David Leveaux's exquisite if ever-so-slightly muted revival of Arcadia -- Tom Stoppard's 1993 masterpiece about sex, literature, epistemology, sex, landscaping, sex, the second law of thermodynamics, and the tantalizingly unrequited romance between mind and body -- both charms and challenges its audience. And also, one senses, its cast. The production doesn't have the effortlessness or the smolder of Leveaux's 2000 remount of Stoppard's The Real Thing, but then Arcadia is a far more ambitious, far more hardworking piece of work. It requires careful excavation in very fine light, and Leaveaux furnishes both, but anyone waiting for a "Eureka!" moment will be waiting in vain.
Stoppard and Leveaux seem equally skeptical about such moments. They’re dedicated to the long view of life, love, and knowledge, and so is Arcadia. In it, suspense, sexual tension and an almost geological patience are all one: As the humans on stage scurry about with their little seductions and discoveries, the great tectonic mass of the play’s foundational intellect sits back and watches it all unfold.
And in two timelines, no less. Arcadia cross-threads the early nineteenth century with the present day, in the same English country manor. In both periods, the grounds are under construction — first from tidy Enlightenment topiary to picturesque “everything-but-vampires” Gothic, then back again, via archaeology and reclamation. And great discoveries are in the offing both then and now: In 1809, Septimus Hodge (Tom Riley) is tutoring the young heiress Thomasina Coverly (Bel Powley), and slowly, ever-so-slowly, coming to realize she’s a naive genius. (She intuits the eventual heat-death of the universe — and a rebuttal to Newton, a century ahead of its time — from her rice pudding, noting, “You cannot stir things apart.”) Meanwhile, in the present-day, Bernard Nightingale (Billy Crudup), a caddish academic, tries to team up with his preposterously buttoned-up rival, Hannah Jarvis (Lia Williams), to prove that Lord Byron killed a minor poet (David Turner) in a duel on the house grounds.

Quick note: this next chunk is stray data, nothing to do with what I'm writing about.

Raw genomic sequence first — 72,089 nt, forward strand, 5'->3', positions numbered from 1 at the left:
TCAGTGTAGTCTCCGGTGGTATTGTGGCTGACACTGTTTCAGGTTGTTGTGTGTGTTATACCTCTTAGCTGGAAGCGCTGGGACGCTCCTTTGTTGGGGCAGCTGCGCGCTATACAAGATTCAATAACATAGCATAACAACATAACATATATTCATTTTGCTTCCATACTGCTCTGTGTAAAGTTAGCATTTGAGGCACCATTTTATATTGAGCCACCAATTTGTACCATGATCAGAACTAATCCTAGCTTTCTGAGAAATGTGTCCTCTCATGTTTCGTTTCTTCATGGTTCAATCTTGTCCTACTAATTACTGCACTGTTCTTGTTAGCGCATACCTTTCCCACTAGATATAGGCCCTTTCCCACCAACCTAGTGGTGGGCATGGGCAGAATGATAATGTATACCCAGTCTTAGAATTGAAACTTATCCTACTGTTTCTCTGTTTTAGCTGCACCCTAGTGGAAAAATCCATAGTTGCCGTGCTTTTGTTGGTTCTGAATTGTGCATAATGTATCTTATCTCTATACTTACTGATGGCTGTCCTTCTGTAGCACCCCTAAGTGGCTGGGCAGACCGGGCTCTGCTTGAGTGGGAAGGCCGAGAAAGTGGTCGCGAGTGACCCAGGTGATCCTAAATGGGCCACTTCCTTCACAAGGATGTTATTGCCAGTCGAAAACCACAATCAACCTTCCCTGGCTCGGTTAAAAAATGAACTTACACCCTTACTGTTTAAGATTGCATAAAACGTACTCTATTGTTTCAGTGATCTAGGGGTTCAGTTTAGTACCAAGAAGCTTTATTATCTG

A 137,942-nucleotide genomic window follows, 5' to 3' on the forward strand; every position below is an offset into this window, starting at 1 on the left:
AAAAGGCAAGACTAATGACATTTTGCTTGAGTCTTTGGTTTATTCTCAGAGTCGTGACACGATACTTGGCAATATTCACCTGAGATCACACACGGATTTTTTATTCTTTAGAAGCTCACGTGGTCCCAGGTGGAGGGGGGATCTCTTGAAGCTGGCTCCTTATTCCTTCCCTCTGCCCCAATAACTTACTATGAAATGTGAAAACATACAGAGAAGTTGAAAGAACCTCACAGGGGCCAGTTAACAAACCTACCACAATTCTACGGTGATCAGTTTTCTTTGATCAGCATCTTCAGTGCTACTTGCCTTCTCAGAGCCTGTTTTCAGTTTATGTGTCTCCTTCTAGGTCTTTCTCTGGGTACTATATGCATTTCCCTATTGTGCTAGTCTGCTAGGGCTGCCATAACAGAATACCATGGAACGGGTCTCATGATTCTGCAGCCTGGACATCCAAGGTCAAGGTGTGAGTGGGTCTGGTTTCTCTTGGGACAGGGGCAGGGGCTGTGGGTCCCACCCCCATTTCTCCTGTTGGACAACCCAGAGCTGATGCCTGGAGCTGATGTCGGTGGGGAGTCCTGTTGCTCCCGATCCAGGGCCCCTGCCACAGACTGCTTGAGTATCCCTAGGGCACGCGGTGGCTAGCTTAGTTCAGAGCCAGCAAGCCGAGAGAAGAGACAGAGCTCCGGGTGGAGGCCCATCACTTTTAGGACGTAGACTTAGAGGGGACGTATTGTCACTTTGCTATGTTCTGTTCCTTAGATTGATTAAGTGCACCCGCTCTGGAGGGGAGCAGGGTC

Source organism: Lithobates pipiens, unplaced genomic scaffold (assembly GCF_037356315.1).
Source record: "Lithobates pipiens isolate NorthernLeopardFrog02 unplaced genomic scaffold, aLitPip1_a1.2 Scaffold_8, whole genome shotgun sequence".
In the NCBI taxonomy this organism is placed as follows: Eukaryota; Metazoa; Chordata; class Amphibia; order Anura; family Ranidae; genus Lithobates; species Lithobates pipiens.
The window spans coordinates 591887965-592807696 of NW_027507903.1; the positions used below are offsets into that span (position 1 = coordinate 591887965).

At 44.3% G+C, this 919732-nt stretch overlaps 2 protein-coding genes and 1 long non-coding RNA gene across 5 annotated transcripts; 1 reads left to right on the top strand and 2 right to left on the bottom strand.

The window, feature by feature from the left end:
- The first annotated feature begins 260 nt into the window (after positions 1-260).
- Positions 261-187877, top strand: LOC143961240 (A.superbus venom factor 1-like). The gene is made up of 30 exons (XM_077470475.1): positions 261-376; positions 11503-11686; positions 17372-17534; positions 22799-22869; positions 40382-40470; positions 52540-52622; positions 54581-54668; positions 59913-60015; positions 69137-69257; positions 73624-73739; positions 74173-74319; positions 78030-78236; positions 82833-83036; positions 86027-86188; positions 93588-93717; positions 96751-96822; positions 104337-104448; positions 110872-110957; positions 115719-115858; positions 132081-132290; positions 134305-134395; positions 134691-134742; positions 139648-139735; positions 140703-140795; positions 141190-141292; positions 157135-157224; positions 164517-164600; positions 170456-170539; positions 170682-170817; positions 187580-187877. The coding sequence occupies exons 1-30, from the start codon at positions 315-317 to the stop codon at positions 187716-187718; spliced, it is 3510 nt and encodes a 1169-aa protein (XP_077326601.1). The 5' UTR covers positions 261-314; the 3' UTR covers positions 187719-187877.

The story comes down to Byron versus science, the Enlightenment versus the Romantics, pure reason versus sheer randomness — and the possibility that the dialectic itself is nothing more than an optical illusion. If the elusive human equation refuses to balance, “it’s all because of sex,” says Chloe (the winning Grace Gummer), the present-day Coverly heiress who makes a sport of throwing herself at Bernard. “The universe is deterministic all right, just like Newton said, I mean it’s trying to be, but the only thing going wrong is people fancying people who aren’t supposed to be in that part of the plan.”
Sex hangs over Arcadia like a fine English fog, and personally, I’d have preferred it even thicker. Nothing sets off Stoppard’s crystalline intellect like a nice, rude intrusion of carnality and folly. But Leveaux has directed his cast members to turn inward, and perhaps that’s ultimately the better choice. I admit to being a little flummoxed by Crudup’s Bernard; he’s playing a character more or less alien to American audiences, the flibbertigibbet rake, and he bridges the gap with doses of downcast American irony and tics that sometimes come close to clowning. But his approach won me over by Act Two, when Bernard’s limitations as a person and a character come into fuller view. Ditto Williams’ chilly Hannah and Powley’s avid child-prodigy Thomasina — they seem immovable in their typologies until late in the play, when the clockwork clicks into place.
Quietly brilliant throughout is the restrained Raul Esparza, playing Valentine, the dilettante mathematician and Coverly scion who uncovers Thomasina’s genius using modern iterative algorithms. His subdued, never-optimized passion for Hannah burns like a steady pilot light in the play’s soul, which is a melancholy one, though pleasingly so. Seldom has a more romantic finale been more rationally, stealthily staged--the impact sneaks up on you. “This is not science,” Septimus says, erroneously, of young Thomasina’s theories. “This is storytelling.” And because it's Stoppard, it’s both, of course. The equation always balances, even — perhaps especially — when the people living it can’t.